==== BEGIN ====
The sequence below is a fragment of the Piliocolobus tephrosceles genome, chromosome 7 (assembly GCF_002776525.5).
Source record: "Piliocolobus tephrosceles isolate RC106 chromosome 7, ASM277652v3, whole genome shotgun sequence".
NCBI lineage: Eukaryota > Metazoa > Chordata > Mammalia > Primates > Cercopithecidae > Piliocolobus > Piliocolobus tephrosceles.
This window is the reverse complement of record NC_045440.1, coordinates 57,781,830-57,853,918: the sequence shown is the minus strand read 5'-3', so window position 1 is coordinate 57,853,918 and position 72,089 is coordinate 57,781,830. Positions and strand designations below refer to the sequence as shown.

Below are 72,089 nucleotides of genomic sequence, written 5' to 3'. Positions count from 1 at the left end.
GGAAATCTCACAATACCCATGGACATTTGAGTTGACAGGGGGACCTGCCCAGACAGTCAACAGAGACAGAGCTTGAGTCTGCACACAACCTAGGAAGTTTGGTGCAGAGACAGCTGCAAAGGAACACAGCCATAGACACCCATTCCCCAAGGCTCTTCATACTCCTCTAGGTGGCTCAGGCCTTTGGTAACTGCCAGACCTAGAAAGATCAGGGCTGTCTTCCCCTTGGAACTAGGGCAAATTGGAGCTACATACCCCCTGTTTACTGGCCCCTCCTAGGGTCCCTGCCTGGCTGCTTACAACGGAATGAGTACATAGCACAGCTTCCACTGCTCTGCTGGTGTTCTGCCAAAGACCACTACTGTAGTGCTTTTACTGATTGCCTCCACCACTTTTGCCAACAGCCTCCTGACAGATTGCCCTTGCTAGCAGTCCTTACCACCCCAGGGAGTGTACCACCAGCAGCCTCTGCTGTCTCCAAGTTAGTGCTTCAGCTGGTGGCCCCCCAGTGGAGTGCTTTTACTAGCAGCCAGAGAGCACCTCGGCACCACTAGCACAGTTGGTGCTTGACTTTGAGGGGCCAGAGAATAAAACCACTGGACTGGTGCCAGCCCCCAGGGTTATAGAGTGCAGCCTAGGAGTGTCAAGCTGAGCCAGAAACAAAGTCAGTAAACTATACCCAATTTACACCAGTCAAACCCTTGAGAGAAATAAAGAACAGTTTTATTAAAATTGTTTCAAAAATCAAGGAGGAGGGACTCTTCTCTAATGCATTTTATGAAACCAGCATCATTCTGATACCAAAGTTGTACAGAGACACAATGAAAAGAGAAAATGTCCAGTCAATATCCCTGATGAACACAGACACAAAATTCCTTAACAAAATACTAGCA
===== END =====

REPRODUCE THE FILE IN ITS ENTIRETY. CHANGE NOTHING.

The sequence below is a fragment of the Piliocolobus tephrosceles genome, chromosome 7 (assembly GCF_002776525.5).
Source record: "Piliocolobus tephrosceles isolate RC106 chromosome 7, ASM277652v3, whole genome shotgun sequence".
NCBI lineage: Eukaryota > Metazoa > Chordata > Mammalia > Primates > Cercopithecidae > Piliocolobus > Piliocolobus tephrosceles.
This window is the reverse complement of record NC_045440.1, coordinates 57,781,830-57,853,918: the sequence shown is the minus strand read 5'-3', so window position 1 is coordinate 57,853,918 and position 72,089 is coordinate 57,781,830. Positions and strand designations below refer to the sequence as shown.

Below are 72,089 nucleotides of genomic sequence, written 5' to 3'. Positions count from 1 at the left end.
GGAAATCTCACAATACCCATGGACATTTGAGTTGACAGGGGGACCTGCCCAGACAGTCAACAGAGACAGAGCTTGAGTCTGCACACAACCTAGGAAGTTTGGTGCAGAGACAGCTGCAAAGGAACACAGCCATAGACACCCATTCCCCAAGGCTCTTCATACTCCTCTAGGTGGCTCAGGCCTTTGGTAACTGCCAGACCTAGAAAGATCAGGGCTGTCTTCCCCTTGGAACTAGGGCAAATTGGAGCTACATACCCCCTGTTTACTGGCCCCTCCTAGGGTCCCTGCCTGGCTGCTTACAACGGAATGAGTACATAGCACAGCTTCCACTGCTCTGCTGGTGTTCTGCCAAAGACCACTACTGTAGTGCTTTTACTGATTGCCTCCACCACTTTTGCCAACAGCCTCCTGACAGATTGCCCTTGCTAGCAGTCCTTACCACCCCAGGGAGTGTACCACCAGCAGCCTCTGCTGTCTCCAAGTTAGTGCTTCAGCTGGTGGCCCCCCAGTGGAGTGCTTTTACTAGCAGCCAGAGAGCACCTCGGCACCACTAGCACAGTTGGTGCTTGACTTTGAGGGGCCAGAGAATAAAACCACTGGACTGGTGCCAGCCCCCAGGGTTATAGAGTGCAGCCTAGGAGTGTCAAGCTGAGCCAGAAACAAAGTCAGTAAACTATACCCAATTTACACCAGTCAAACCCTTGAGAGAAATAAAGAACAGTTTTATTAAAATTGTTTCAAAAATCAAGGAGGAGGGACTCTTCTCTAATGCATTTTATGAAACCAGCATCATTCTGATACCAAAGTTGTACAGAGACACAATGAAAAGAGAAAATGTCCAGTCAATATCCCTGATGAACACAGACACAAAATTCCTTAACAAAATACTAGCA